At the same time, remember that you are working with a team of professionals, and that your publisher’s sales and marketing teams will have given their experienced input into the final design. It’s likely they have good reason for advising it looks this way. Everyone has your book’s best interests at heart.

The final stage of publishing: selling your book

The good news if you’re being traditionally published is you have a whole team of professionals working on getting your book to the readers who will love it.

Your sales, publicity, marketing and rights teams will be working behind the scenes throughout all the stages of publishing, and well after the release date. It’s only a few months prior to publication that you’ll start to get involved…

Publicity and marketing

Most books do not have a large campaign budget (a lot of books do not have any campaign budget at all).

The publishing industry is increasingly weighted towards heavy-hitters of celebrity or brand-name authors. But again, remember that the publisher believes in your book or they wouldn’t have given you a book deal!


This refers to free promotion: interviews, reviews or articles published through media outlets. A lot of the project management here will be down to your publicist, who will collaborate with you on pitch ideas, and on your availability for suitable events.

  • Events are incredibly oversubscribed, so as ever, don’t feel it’s an indication of your book’s worth if you don’t have an international tour or a launch at Wembley.

  • The Society of Authors has been campaigning for authors to be paid an attendance fee when they talk at events, but note that many events don’t offer a participation fee (though if it’s a significant event or organised by your publisher, then you can expect them to at least cover your travel costs).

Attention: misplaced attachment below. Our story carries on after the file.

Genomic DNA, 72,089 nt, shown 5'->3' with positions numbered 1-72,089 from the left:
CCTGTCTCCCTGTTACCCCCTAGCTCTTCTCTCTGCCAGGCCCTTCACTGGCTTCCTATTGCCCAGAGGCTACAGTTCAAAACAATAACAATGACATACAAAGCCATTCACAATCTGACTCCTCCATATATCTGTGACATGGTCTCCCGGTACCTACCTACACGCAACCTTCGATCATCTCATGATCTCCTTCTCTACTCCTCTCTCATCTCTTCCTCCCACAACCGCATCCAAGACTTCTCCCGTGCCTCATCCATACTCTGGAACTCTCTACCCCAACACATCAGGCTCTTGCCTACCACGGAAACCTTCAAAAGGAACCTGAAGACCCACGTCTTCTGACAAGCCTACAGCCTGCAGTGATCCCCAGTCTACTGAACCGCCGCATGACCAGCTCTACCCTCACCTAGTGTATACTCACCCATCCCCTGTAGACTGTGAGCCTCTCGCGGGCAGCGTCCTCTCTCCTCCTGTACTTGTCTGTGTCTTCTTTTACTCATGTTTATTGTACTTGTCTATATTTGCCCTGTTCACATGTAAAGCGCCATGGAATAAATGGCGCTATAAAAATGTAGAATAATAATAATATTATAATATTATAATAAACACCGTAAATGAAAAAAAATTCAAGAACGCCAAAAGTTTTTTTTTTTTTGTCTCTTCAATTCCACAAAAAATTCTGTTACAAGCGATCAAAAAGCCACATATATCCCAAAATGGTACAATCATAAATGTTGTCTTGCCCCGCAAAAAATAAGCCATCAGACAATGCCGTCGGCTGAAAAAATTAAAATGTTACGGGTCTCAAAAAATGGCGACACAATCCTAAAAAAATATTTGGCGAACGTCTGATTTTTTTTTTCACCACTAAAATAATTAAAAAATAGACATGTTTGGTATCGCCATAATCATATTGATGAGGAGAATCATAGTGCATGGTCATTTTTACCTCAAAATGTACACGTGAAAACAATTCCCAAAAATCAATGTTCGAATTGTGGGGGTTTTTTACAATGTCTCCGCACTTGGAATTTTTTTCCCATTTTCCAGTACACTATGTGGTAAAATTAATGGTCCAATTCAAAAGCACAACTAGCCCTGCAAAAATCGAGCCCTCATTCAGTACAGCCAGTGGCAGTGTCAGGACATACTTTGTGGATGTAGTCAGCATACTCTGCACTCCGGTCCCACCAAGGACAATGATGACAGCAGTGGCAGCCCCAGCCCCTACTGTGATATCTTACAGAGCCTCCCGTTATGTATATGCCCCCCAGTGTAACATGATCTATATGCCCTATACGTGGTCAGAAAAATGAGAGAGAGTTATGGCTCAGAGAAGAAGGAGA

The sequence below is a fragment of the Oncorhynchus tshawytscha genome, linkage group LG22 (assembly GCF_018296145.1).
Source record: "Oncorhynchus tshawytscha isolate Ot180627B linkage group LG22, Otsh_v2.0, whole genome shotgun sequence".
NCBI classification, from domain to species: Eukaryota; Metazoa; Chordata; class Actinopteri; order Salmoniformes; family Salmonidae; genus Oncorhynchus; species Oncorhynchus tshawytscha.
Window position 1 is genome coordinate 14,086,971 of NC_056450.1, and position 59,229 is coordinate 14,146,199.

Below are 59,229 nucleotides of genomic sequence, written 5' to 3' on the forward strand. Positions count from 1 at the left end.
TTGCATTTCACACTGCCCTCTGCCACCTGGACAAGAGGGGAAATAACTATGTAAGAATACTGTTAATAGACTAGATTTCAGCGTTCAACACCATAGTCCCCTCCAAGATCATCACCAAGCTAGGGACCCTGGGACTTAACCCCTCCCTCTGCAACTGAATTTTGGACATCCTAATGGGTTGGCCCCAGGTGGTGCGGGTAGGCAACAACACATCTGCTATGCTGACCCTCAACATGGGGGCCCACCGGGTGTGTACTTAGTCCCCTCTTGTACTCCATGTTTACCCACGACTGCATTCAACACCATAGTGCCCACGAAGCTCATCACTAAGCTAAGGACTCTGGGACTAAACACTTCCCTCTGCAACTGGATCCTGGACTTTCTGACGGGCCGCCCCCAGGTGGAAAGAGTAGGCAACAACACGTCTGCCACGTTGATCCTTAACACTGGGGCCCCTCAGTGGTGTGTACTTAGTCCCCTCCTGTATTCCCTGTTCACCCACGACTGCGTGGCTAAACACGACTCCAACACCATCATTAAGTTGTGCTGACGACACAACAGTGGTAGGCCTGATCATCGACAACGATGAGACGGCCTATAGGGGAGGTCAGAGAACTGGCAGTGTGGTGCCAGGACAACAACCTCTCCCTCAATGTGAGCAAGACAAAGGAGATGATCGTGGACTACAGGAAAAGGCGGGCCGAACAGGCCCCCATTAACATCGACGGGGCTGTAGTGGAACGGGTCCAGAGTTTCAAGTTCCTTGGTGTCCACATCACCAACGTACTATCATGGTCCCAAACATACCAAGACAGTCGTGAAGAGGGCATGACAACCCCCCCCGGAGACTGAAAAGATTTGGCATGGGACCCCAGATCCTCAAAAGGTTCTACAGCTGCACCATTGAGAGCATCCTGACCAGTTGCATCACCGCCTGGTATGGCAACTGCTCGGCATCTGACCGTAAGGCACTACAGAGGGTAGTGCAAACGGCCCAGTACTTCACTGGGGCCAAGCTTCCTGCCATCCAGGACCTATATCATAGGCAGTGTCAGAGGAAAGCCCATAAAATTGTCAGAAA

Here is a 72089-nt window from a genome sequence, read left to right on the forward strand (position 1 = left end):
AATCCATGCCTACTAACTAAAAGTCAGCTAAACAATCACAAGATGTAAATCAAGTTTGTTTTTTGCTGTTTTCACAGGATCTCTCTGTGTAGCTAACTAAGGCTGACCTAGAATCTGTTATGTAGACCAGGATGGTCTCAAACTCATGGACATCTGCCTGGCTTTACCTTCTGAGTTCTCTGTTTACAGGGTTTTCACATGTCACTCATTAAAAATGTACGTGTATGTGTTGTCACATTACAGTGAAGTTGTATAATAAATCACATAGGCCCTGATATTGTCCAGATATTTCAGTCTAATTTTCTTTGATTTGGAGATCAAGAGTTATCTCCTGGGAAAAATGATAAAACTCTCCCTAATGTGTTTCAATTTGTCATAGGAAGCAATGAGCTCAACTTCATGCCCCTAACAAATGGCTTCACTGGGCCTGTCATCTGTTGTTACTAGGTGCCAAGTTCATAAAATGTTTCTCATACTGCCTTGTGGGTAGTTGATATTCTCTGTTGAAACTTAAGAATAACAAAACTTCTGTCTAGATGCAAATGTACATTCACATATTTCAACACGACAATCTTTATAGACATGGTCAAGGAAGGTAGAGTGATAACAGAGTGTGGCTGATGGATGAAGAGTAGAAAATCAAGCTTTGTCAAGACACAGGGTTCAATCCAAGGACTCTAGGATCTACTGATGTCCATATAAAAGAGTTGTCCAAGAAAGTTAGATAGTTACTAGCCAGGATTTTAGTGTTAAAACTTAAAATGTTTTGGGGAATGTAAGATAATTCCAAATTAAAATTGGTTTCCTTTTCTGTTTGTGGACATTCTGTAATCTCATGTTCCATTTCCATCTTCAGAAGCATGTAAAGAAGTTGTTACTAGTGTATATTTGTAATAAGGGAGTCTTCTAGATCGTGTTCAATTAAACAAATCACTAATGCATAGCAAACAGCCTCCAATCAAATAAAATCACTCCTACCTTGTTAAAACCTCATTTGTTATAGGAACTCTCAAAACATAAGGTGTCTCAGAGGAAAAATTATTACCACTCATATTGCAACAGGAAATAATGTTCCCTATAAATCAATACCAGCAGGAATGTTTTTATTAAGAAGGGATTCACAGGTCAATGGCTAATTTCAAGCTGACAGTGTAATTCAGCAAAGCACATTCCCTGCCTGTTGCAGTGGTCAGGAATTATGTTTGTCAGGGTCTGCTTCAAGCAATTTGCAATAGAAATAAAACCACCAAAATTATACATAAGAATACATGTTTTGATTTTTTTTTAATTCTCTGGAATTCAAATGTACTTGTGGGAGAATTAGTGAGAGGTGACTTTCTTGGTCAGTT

Marketing, on the other hand, is paid promotion: for example, ads on social media or even billboards.

You’ll hear a lot of talk about ‘audiences’. This just refers to the target readership: the kind of person who’s likely to be really excited to buy your book.

If you’re writing weighty non-fiction, it’s probably not important for you to make TikToks. If you’re writing a young adult romance novel, you’re unlikely to gain much from book reviewers publishing in the LRB. It would be a waste of everyone’s time, money and energy to try to promote the book to the wrong media.

Whether your book has a glitzy campaign budget or not, it’s likely that a significant amount of the promotion will come from you as an individual. 

If a book is going to be any kind of ‘bestseller’ it’s likely to happen in its first few weeks of publication. Typically any publicity and marketing will therefore cluster around publication week/month. That gives the book the best chance of cut-through in the oversaturated market.